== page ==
Talk about the partnerships in this project. How did these relationships contribute to the tool’s success?

We are so grateful to the DEAR and Legal Aid teams who have been amazing partners, as well as Durham’s iTeam who helped broker the initial relationships and get the project off the ground. The Legal Aid team’s partnership on the project has been essential, as they provide real-time feedback on the tool to help uncover bugs and provide the legal context for how the tool will be used so we can continue to improve upon it. They also keep us motivated by sharing how impactful the tool has already been on their ability to serve more clients and reduce human error.

What was the most difficult thing about the project? What was the most rewarding? 

The most challenging part of the project was getting enough records to properly test the tool. Given security concerns and the pace of client service, there were initially only a few users and a trickle of records coming through. New bugs would be uncovered as new types of charges or dates would come through. We now have a lot of users as this tool scales across the state, so the team has been able to fine tune it. It was also challenging to rebuild our team dynamic after the pandemic hit. 

The most rewarding aspect has been hearing from the legal team about how this tool impacts their ability to serve exponentially more clients, reduces human error, and eliminates a lot of tedious data entry. While we don’t interact with the clients, knowing how many more folks are able to have their records cleared is super rewarding. It is really energizing to see volunteer work make a meaningful change.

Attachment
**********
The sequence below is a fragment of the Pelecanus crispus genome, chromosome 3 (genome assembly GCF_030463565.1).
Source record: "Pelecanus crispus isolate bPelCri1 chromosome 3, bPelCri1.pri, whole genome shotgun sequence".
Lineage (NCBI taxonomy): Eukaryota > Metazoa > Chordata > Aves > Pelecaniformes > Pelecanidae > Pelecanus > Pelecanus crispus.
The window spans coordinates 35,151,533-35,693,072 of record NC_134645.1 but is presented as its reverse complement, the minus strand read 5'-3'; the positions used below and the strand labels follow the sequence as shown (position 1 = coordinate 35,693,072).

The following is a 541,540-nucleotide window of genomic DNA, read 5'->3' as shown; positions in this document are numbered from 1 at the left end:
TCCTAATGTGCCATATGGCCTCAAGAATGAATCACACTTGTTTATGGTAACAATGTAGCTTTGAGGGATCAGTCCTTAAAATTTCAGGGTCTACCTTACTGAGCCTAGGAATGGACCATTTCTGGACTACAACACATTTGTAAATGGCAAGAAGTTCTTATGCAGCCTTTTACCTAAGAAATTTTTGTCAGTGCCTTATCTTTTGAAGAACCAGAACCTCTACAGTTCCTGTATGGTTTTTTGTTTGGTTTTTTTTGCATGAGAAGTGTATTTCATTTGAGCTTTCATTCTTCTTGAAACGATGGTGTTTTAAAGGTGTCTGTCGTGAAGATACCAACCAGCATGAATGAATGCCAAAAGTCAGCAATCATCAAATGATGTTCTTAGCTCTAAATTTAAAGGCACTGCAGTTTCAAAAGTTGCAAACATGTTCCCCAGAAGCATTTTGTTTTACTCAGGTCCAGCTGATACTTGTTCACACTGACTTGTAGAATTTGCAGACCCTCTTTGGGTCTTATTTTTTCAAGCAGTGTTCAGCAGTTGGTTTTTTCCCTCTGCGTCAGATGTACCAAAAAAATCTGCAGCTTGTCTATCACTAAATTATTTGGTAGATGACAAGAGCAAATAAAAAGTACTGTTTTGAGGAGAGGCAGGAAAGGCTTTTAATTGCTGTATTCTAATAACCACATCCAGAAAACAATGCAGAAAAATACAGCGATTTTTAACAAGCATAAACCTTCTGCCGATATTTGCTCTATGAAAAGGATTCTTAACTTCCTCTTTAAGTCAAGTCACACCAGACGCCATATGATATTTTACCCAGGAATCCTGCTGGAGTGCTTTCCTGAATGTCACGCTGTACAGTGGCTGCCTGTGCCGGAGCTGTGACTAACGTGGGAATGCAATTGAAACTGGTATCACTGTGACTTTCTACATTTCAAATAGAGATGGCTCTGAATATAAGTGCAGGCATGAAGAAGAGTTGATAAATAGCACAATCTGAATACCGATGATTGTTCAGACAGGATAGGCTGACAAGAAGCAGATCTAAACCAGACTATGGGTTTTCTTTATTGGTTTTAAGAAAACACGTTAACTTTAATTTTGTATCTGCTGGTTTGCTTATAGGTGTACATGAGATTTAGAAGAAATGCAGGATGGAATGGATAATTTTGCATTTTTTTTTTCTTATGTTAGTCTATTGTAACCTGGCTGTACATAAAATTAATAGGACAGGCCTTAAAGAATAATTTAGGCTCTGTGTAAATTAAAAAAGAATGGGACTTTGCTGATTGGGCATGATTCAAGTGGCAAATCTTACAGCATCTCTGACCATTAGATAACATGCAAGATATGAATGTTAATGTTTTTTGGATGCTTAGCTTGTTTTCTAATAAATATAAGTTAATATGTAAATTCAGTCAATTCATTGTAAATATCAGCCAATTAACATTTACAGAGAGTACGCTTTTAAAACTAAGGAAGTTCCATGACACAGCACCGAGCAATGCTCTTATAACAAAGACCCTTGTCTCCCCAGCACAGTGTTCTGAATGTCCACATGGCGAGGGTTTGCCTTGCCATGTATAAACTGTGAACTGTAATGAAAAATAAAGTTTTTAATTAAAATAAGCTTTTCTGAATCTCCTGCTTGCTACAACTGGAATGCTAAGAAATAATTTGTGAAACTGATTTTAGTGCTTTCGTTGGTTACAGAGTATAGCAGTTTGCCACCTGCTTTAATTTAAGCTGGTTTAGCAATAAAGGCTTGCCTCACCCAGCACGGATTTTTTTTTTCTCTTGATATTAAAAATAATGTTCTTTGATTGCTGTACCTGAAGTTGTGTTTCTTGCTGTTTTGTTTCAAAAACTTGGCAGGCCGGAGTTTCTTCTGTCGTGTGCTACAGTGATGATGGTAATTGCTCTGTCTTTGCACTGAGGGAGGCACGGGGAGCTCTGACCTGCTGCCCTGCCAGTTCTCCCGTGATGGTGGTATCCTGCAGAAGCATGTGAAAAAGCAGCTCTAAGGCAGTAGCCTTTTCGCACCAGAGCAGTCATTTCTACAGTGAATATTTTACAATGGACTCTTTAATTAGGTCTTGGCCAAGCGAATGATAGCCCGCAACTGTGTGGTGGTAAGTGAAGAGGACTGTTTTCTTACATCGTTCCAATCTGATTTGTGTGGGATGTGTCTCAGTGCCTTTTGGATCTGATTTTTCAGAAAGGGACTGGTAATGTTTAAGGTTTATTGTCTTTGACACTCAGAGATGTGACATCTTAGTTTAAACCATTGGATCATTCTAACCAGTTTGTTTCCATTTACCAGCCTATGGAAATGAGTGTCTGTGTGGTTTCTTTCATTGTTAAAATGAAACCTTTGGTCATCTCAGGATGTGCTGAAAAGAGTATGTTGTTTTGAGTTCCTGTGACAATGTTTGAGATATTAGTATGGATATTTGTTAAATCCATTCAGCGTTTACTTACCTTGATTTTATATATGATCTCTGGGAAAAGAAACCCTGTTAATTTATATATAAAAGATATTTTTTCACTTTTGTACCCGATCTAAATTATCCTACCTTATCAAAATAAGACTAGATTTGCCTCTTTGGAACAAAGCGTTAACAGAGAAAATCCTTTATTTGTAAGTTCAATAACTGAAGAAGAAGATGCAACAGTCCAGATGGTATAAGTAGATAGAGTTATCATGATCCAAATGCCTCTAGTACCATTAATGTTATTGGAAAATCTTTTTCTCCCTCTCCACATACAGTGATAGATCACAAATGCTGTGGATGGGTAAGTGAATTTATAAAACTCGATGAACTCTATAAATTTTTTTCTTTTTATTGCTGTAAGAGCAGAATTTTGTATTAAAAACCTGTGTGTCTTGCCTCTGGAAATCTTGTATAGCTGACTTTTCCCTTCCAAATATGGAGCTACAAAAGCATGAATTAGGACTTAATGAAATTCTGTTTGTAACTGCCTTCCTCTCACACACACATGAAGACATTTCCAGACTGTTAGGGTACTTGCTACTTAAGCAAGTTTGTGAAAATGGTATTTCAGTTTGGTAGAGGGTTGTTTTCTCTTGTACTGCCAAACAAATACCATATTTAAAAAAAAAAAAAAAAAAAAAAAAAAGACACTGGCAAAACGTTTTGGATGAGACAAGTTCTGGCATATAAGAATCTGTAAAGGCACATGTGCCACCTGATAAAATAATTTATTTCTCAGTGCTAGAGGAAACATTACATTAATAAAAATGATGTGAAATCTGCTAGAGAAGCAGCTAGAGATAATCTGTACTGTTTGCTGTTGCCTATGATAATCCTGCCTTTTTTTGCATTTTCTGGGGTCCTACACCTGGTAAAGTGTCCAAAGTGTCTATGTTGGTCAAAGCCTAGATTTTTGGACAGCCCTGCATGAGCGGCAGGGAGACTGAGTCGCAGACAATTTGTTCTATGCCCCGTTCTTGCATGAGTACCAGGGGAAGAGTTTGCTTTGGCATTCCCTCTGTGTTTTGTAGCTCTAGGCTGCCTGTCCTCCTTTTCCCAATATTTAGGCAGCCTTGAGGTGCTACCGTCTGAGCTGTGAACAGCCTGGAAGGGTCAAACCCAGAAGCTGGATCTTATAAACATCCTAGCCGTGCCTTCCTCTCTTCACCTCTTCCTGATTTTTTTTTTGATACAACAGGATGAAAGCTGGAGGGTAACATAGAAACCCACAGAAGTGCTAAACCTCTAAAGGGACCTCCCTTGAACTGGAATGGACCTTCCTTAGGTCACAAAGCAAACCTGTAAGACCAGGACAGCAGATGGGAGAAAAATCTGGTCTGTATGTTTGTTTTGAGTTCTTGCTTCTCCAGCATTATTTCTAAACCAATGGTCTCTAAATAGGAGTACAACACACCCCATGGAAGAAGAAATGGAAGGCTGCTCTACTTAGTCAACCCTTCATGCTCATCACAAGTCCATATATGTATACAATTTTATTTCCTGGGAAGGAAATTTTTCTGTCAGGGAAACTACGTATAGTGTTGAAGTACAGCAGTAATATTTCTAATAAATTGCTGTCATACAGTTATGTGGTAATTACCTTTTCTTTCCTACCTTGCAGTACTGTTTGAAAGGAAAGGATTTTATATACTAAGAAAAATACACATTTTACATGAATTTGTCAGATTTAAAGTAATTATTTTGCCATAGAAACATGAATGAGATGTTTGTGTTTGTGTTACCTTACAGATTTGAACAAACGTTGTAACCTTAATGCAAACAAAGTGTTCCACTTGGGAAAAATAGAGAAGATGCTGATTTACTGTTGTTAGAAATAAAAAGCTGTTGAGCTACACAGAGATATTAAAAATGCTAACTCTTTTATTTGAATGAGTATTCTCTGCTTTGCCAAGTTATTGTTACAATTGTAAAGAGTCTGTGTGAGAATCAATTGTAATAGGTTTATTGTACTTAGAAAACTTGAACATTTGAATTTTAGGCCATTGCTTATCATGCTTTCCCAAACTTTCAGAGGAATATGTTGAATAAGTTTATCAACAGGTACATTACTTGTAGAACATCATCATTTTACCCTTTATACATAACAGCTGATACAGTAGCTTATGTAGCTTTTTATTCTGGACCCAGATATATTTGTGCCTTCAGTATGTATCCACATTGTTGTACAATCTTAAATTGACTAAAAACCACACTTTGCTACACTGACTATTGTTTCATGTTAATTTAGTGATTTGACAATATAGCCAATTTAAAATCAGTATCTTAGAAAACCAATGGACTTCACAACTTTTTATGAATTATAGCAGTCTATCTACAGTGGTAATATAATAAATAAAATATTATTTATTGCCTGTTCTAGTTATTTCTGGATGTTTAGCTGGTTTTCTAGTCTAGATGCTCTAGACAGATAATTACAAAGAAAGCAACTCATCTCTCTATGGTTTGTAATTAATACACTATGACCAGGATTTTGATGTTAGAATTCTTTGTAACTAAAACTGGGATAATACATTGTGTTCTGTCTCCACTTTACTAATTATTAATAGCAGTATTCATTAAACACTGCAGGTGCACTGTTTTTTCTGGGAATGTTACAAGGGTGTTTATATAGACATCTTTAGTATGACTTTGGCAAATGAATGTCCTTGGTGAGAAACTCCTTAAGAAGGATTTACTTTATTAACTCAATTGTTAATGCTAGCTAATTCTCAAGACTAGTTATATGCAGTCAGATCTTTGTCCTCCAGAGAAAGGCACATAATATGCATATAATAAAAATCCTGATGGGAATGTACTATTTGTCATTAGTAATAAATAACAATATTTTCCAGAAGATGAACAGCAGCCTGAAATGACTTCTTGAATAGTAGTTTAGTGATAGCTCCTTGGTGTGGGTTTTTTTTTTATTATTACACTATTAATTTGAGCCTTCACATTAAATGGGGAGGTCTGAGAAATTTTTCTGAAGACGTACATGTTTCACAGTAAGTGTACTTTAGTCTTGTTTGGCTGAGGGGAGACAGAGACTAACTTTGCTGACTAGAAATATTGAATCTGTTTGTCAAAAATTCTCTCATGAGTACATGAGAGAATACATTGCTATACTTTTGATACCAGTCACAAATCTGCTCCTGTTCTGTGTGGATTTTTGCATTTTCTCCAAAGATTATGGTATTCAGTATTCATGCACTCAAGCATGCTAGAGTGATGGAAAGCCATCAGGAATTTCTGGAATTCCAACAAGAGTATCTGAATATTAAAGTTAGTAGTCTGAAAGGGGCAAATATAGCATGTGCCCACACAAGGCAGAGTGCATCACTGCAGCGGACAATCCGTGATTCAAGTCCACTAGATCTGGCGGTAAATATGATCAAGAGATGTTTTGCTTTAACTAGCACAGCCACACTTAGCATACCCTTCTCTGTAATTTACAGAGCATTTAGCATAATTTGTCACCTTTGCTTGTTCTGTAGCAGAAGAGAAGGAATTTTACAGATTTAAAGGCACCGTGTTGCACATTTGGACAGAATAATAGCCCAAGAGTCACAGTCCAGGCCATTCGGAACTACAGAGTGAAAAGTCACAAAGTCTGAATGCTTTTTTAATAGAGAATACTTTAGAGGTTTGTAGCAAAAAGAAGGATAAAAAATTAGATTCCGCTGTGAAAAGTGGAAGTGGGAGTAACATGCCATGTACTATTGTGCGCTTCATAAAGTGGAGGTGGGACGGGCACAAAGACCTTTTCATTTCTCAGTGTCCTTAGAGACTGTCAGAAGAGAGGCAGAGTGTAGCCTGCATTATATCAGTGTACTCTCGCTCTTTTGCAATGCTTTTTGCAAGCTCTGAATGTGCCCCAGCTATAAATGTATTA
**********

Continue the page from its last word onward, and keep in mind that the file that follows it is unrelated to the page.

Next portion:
What else is Code for Durham working on?

There are a lot of exciting initiatives across the Brigade. Durham Streetwise is an information lookup tool for Durham residents who are not internet savvy or do not have readily available internet access. (The site will generate a simple printable reference PDF that can be used to find out how to sign up for utilities or find the nearest library, for example.) We’re also working on Digital Durham, a project to support the goal of bringing reliable, affordable internet access to everyone in Durham.

We’re working to build two apps: End Hunger Durham, which provides information and whereabouts of local food pantries, and Adopt a Drain, which allows residents to adopt storm drains and keep them clear of trash and debris in order to prevent flooding. 

What would you like other volunteers to learn from your experience? 

You don’t need coding skills to be helpful. There are so many other skill sets that are needed to create a successful civic tech project. It was also really useful for us to learn about all of the resources that Code for America has to offer, like the record expungement Slack channel. Reach out, there will certainly be other folks trying to solve the same problem you are! More than anything, recognize what an impact this type of partnership can have. It’s been an amazing way to connect with our community and city government.

Want to use your skills for civic good? Register to join us for this year’s National Day of Civic Hacking.